Our thoughts on 'Being You'

21 July 2022

The second book of our TBA Global Book Review is Anil Seth's 'Being You', in which he explores the definitions and theories on consciousness.

Anil Seth is a professor of cognitive and computational neuroscience at the University of Sussex, UK. His research focuses on exploring what consciousness is, how it happens and applying this understanding to behavioural challenges in healthcare, technology and society.

Being You dives into the definition of consciousness and the theories that try to narrow it down. Seth believes, however, that consciousness mainly depends on how we perceive the world. By drawing on research, his own experiences and his background in neuroscience, he explores how our perceptions shape our decisions and behaviour.

Our readers Nicolette Pinto, Research Analyst in the US office, and Miguel Rodrigues, Senior Strategic Consultant in the UK team, share their views on the book below:

  • What did you perceive was the author’s main message in Being You?

This book reviews and evaluates some of the theories about consciousness to shed light on the current state of the field. The author is upfront in admitting that there is no agreed-upon explanation for consciousness and there likely isn’t one - the book is an exploration of different ideas & historical attempts to understand consciousness rather than deliver a singular main message.

  • What would you say are the main takeaways (in terms of insights, research or case studies) that are relevant to TBA’s work?

Understanding consciousness allows us to understand why cognitive biases exist in the first place. This helps us understand why behaviour may be hard to study and predict at times and why we need a multidisciplinary approach to understanding it.

It also raises an important point: we must remain critical of all knowledge, and make an effort to question our own assumptions of what we think is right. It seems we are much less in control of ourselves than we lead ourselves to believe. As we well know at TBA, we often forget how much behavioural biases steer our behaviour. The same parallel can be made with our overall “consciousness.” Most of what we describe as a sense of “being” is the byproduct of a multitude of electrochemical processes happening concomitantly and consequently in the brain. To put it simply, the perception of colour, smell, and sound are all fabrications that could take any form, but so is the sensation of being, things like “when” and “where” and “who” we are in our environment. Your brain “chooses” to show you a constructed reality that is coherent and consistent enough to make you function within its environment. But it being the most correct version of reality is a very debatable topic.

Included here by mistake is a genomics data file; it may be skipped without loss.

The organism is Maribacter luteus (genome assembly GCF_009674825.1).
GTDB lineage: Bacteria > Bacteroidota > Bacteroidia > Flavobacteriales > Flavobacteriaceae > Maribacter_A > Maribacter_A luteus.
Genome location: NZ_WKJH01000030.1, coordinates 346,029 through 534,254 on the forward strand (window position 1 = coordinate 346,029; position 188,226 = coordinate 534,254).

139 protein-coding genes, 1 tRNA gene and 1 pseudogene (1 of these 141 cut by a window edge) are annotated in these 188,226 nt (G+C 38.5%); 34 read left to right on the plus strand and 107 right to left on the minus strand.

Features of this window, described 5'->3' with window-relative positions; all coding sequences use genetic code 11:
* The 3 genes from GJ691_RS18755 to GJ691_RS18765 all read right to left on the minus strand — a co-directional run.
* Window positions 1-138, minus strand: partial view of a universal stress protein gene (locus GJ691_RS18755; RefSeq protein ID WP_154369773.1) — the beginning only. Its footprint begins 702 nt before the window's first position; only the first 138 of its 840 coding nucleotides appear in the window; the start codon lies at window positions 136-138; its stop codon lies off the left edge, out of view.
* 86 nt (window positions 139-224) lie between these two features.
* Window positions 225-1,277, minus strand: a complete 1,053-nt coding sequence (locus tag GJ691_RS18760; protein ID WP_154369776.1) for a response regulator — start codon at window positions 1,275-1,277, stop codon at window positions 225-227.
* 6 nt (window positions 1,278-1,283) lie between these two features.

As with optical illusions, there are the parallels that we can draw between the brain and behaviour to understand our flaws and limitations is to understand ourselves better too. Who's to blame here? Your eyes, your brain? We agree with the author that there is no blame to be pinned on any side, you are working precisely how you were designed to, but that is not necessarily what will allow you to make the best choice.

  • For whom would you say is this book interesting or useful for?

It is easy to read and is for someone who is on their own journey of understanding what it means to ‘be’; it encourages the readers to look inwards and question their perceptions, realities, and intentions. However, the author’s autobiographical examples may alienate the reader from the actual concept he is trying to explain (e.g. it’s very first-world and focuses very much on his academic, day-to-day interactions).

  • After reading this book, is there anything you will apply to your own personal life?

Miguel: I’m an aficionado for this topic and shortly after reading this book, I found myself looking inward more often and searching for my own contextual behaviour paradigms. That is, trying to dissociate what was automatic or conscious in my day-to-day behaviour, how it was shaped by my mood and by my context. Sometimes, certain passages would come to mind and I would find it amusing that it was either inescapable or purposely avoided so I could feel “in control” of those functions. However, after a while, the novelty of it diminished. I believe that it is difficult to find a utility for it on your day-to-day. A lot of these processes happen naturally and within context. So, although it is a good philosophical exercise it didn’t impact my life tremendously.

Nicolette: I love this topic, but I personally did not connect with the book - I think it inspires some interesting questions, but I wish the author would talk more about how our own “controlled hallucinations” (a term used in the book to describe our perception of reality and “feeling conscious”) affect us as social creatures, which would have made the book a little more relevant to my interests!


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